by Rock Art Network
21 September 2022
An article by science reporter Belinda Smith on abc.net.au - DNA from 7,300-year-old skeleton Bessé' found in Sulawesi cave uncovers mysterious human lineage - reports on a 7,300-year-old skeleton unearthed from a cave in south Sulawesi, the DNA of which contained genetic hints of an as-yet-unknown Asian population.
Curled up in the bottom of a shallow, oval-shaped pit, legs hugged to her chest, a young woman was laid to rest on the island of Sulawesi. Members of her hunter-gatherer culture, the Toaleans, filled in the grave, and there she remained undisturbed for more than 7,000 years — until she was unearthed by Indonesian archaeologists in 2015.
Nicknamed Bessé' after a south Sulawesi royal naming custom, she was found in a high-ceilinged limestone cavern named Leang Panninge, or "Bat Cave", and unveiled today in the journal Nature. Her skeleton provided the first ancient human DNA from what is considered the early migration gateway to Australia — and harboured tantalising signs of a Asian population we didn't know existed until now.
It appears this mysterious group made their way into southern Sulawesi after the first people arrived in Papua New Guinea and Australia, says archaeologist and study co-author Adam Brumm from Griffith University.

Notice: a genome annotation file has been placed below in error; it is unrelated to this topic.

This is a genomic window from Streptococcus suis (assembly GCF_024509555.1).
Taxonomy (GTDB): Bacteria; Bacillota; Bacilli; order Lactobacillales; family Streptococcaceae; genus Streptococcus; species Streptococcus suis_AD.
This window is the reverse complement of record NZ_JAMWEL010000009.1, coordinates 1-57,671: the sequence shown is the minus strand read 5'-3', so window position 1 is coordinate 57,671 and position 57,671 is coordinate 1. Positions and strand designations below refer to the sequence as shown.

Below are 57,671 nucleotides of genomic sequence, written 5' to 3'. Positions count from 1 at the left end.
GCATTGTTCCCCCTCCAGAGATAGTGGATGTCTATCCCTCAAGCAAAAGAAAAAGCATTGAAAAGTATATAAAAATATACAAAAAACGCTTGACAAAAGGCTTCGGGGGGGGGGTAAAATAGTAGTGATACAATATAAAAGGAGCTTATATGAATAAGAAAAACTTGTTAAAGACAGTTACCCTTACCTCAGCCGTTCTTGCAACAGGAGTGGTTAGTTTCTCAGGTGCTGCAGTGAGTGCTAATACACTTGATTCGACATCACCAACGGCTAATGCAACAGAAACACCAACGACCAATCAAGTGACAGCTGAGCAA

The earliest evidence for human occupation in what is now Australia is 65,000 years old, yet the picture of exactly when and how humans migrated over the millennia is still not clear. Most archaeologists are confident that the first inhabitants made their way through a series of South-East Asian islands collectively known as Wallacea.
Thousands of years ago, sea levels were far lower than they are today. This meant islands like Borneo, Sumatra and Java were connected by land, and Australia and Papua New Guinea were a single landmass called Sahul. It's thought humans could have reached Sahul in a few ways, says University of Adelaide evolutionary biologist Bastien Llamas, who was not involved with the study. For instance, one route extended from Java to Timor, then across the ocean to reach Sahul, while another winded its way from Sumatra to what is now the southern ends of Borneo and Sulawesi, then involved island-hopping to Sahul.
And archaeologists have found some signs of human inhabitants throughout the region from around the time they think humans migrated through South-East Asia. Professor Brumm and colleagues previously found paintings of pigs, in a cave not far from Leang Panninge, were at least 45,500 years old. Other signs of human occupation in Wallacea, such as stone tools, have been found dating back to around that time too.
The Toaleans were a more recent population. They lived a fairly secluded existence as hunter-gatherers in the southern Sulawesi forests from around 8,000 to 1,500 years ago, Professor Brumm said. Professor Brumm suspected a wave of migration went through Sulawesi, and some people stayed on while others kept going to eventually reach Sahul.
But the genome of Bessé' revealed she also descended from an as yet unknown population that originated in Asia — a population that may still have descendants today, but could also have died out. People who live in Sulawesi today mostly descend from Neolithic farmers who moved into the region from Taiwan about 3,500 years ago. None had ancestry resembling Bessé''s. Comment